Sunday, April 10, 2011
It Just Missed My Heart: A Review of Hanna
When you first see Hanna, its quite easy to determine that she is a quick and efficient killing machine. Hunting a deer in the woods with a bow, she is one among the snow and birch trees. As she's gutting her kill, we meet her father as he sneaks up behind her and utters the words (words Hanna hears plenty of), "You're dead." Soon enough, assumptions can be made: Hanna and her dad, Erik, live deep in the forest and fend for themselves (kind of a ruthless Alone in the Wilderness). Her pops has (for reasons not yet apparent) taught her how to kill in just about any way imaginable, with both weapons and hand-to-hand. When these reasons do become apparent, Hanna will have to go on the fight of her life. Erik is an agent of some sort, apparently with skills so fucking great that a few certain CIA members (one in particular, portrayed by Cate Blanchett in a nothing-but-villainous role) are getting their panties in a bunch to try and find him and the girl. Erik eventually realizes that the time has come to release his creation into the real world.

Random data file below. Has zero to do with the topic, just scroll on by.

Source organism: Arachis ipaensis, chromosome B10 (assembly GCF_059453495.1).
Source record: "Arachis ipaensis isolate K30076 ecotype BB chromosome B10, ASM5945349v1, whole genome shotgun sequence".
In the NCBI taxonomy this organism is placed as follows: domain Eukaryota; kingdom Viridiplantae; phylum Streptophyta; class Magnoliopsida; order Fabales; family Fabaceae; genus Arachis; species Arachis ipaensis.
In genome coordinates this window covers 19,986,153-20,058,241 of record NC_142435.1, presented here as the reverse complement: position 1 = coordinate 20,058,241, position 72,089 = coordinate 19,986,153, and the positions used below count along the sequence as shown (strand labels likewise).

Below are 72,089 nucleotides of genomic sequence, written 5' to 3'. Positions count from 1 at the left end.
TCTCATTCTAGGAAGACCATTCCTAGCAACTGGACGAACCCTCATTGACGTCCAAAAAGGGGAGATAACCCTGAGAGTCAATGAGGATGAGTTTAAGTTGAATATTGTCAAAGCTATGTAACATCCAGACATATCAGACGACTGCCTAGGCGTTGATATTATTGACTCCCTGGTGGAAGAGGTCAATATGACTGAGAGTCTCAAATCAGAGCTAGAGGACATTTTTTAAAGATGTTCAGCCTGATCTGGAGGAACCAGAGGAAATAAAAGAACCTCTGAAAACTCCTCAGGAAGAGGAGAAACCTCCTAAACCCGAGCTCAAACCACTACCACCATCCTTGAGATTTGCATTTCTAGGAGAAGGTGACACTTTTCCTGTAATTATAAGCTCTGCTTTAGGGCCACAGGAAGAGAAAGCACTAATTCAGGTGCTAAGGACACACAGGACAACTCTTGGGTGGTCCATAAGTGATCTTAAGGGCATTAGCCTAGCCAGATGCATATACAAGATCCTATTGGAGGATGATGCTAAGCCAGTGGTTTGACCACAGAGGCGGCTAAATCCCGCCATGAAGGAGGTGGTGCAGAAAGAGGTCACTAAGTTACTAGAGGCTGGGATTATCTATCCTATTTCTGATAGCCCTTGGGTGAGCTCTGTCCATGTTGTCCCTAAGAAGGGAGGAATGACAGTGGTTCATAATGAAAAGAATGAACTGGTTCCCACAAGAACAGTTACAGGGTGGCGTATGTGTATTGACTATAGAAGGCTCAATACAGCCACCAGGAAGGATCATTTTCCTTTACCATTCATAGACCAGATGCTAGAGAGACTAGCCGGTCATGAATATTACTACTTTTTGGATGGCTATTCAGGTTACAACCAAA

Hanna is a good movie. It's just easier to focus on the negatives when I feel that it had so much more potential, like a teenage version of Kill Bill. A lot of the film deals with Hanna's experiences with normal, everyday life that she has never had to chance to encounter. For instance, she meets up with a family and gains her first looks at friendship and romance. That's all well and good, but the movie sets us up for explosions of revenge and violence, and they are just too few and far between. And when they do come, the audience (at least myself) is so desensitized due to viewing films like the Bourne franchise and Kick-Ass that nothing really got my blood pumping. The excitement didn't match the expectations. (B-)